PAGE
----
Baxalta has made a play for a stake of the emerging CAR-T immunotherapy market with a $1.7bn, three-year alliance with Precision BioSciences.
CAR-T, or chimeric antigen receptor T-cell receptor therapy, is a hot topic in immuno-oncology and companies active in the area are attracting considerable interest from big pharma companies after compelling results in early-stage clinical trials.
Baxalta, which is in the midst of a $32bn merger with Shire, is making an upfront payment of $105m to get the ball rolling on six CAR-T projects across multiple cancer types, with another $1.6bn in the offing if they all pass successfully through development. The first project is due to start clinical trials next year.
Most CAR-T therapies are 'autologous' based on T cells harvested from patients that are modified and multiplied outside the body to recognise and attack malignant cells when re-infused. Precision BioSciences however is developing an allogeneic or 'off-the-shelf' approach based on prepared cell lines that promise to make delivery of the therapy faster and more efficient.
David Meek, president of Baxalta's oncology division, said the alliance combines Precision's technology with Baxalta's "global infrastructure, expertise and growing immuno-oncology portfolio".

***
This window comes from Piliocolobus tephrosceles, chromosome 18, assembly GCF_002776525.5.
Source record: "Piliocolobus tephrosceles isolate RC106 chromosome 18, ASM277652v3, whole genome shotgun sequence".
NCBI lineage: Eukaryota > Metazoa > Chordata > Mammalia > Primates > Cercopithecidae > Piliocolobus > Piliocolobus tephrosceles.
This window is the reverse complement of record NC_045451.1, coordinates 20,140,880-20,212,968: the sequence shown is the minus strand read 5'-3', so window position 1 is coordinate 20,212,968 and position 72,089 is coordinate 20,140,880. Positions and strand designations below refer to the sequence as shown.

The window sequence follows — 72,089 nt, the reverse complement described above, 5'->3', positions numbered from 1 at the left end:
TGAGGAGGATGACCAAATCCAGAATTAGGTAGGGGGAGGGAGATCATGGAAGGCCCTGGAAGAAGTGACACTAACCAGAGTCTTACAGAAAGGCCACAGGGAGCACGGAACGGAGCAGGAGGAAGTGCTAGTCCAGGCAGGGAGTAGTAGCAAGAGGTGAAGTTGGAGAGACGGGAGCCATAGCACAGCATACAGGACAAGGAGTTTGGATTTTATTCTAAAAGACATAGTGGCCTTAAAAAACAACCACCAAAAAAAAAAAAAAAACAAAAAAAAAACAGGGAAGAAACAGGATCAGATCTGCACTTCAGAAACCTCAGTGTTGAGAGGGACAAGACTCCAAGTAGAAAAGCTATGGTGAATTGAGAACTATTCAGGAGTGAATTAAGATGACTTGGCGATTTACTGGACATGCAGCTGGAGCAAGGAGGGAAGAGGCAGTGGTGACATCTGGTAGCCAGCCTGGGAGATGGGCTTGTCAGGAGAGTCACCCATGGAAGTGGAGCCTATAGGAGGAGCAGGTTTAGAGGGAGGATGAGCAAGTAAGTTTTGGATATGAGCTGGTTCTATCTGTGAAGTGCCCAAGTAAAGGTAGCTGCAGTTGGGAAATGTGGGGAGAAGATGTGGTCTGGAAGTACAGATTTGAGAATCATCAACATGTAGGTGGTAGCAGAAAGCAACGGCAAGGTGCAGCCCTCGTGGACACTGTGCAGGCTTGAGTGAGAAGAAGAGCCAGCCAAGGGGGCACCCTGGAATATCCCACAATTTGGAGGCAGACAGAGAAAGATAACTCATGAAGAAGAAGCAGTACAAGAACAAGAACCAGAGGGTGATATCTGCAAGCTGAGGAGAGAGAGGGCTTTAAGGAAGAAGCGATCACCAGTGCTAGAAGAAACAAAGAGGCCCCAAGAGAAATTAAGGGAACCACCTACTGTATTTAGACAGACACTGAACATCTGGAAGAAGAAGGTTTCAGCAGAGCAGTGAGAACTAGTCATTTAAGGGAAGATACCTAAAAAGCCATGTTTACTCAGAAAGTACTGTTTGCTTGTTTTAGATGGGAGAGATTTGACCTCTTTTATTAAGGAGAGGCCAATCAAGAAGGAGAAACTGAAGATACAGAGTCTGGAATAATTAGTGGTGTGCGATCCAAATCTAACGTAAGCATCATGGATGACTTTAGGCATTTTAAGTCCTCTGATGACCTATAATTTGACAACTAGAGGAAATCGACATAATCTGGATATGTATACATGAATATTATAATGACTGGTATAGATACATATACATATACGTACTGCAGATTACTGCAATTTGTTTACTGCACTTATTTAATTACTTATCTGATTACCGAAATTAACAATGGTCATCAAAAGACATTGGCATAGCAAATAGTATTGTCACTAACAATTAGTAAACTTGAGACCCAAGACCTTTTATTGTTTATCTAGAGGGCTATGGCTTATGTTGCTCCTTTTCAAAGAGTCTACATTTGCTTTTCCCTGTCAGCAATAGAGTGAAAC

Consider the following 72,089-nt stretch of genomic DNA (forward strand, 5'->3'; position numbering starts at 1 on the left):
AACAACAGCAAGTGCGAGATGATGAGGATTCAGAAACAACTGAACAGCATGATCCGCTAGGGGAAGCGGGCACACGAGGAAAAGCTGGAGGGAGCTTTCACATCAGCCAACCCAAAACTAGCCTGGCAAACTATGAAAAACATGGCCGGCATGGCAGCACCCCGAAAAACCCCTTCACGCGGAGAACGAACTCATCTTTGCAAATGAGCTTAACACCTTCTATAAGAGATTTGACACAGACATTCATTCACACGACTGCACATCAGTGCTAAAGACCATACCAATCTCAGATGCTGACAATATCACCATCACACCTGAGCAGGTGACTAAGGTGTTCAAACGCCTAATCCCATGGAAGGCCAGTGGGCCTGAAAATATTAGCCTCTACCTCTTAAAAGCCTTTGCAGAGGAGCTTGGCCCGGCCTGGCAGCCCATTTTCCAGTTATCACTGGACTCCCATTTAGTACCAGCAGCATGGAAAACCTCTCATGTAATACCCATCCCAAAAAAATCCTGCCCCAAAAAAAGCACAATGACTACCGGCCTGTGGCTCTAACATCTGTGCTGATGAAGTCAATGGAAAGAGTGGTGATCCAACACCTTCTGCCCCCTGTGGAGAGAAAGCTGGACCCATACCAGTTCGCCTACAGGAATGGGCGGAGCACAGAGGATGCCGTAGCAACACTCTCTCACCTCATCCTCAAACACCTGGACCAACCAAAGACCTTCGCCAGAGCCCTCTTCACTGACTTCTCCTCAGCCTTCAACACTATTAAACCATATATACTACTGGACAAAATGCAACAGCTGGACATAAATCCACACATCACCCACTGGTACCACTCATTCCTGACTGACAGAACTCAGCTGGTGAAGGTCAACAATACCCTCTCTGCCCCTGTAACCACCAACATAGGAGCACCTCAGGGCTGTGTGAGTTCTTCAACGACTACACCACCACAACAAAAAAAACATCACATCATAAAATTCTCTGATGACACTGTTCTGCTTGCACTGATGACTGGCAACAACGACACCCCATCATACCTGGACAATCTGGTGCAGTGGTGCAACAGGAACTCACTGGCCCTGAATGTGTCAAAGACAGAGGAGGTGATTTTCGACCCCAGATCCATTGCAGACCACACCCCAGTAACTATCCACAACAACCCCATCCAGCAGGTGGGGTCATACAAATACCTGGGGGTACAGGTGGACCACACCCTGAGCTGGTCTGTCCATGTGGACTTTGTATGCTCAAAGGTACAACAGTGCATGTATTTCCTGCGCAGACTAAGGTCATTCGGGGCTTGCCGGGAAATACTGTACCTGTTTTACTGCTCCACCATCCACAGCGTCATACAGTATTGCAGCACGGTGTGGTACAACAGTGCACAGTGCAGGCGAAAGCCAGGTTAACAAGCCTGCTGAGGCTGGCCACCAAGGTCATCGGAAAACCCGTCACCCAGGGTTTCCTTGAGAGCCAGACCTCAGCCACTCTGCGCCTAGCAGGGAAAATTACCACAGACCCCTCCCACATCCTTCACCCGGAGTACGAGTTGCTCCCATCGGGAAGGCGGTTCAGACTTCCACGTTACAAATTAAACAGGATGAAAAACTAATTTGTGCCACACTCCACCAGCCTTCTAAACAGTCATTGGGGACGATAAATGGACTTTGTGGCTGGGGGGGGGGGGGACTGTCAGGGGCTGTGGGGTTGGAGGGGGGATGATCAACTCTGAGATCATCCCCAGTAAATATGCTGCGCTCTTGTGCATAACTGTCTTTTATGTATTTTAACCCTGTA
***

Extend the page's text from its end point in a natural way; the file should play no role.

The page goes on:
The deal comes a few weeks after Baxalta agreed a deal with Symphogen worth up to $1.6bn to develop a series of novel checkpoint inhibitor drugs, making a bold foray into a therapeutic category that to date has not been a major focus for the firm.
Other companies buying into the CAR-T sector include Pfizer and Servier, which forged an alliance with Cellectis last November, as well as Celgene, which paid $1bn for a 10-year collaboration with Juno Therapeutics the previous June.
Some other examples include Merck & Co's $941m alliance with Intrexon, Amgen with a $1bn collaboration with Kite Pharma and Johnson & Johnson (J&J) which recently paid up to $625m for rights to MacroGenics' MGD011 candidate.
Meanwhile, Novartis has relied on its in-house expertise in CAR-T, and has a leading position with its lead autologous candidate CTL109, which is already in trials for chronic lymphocytic leukemia (CLL), mantle cell lymphoma (MCL), multiple myeloma and diffuse large B-cell lymphoma (DLBCL).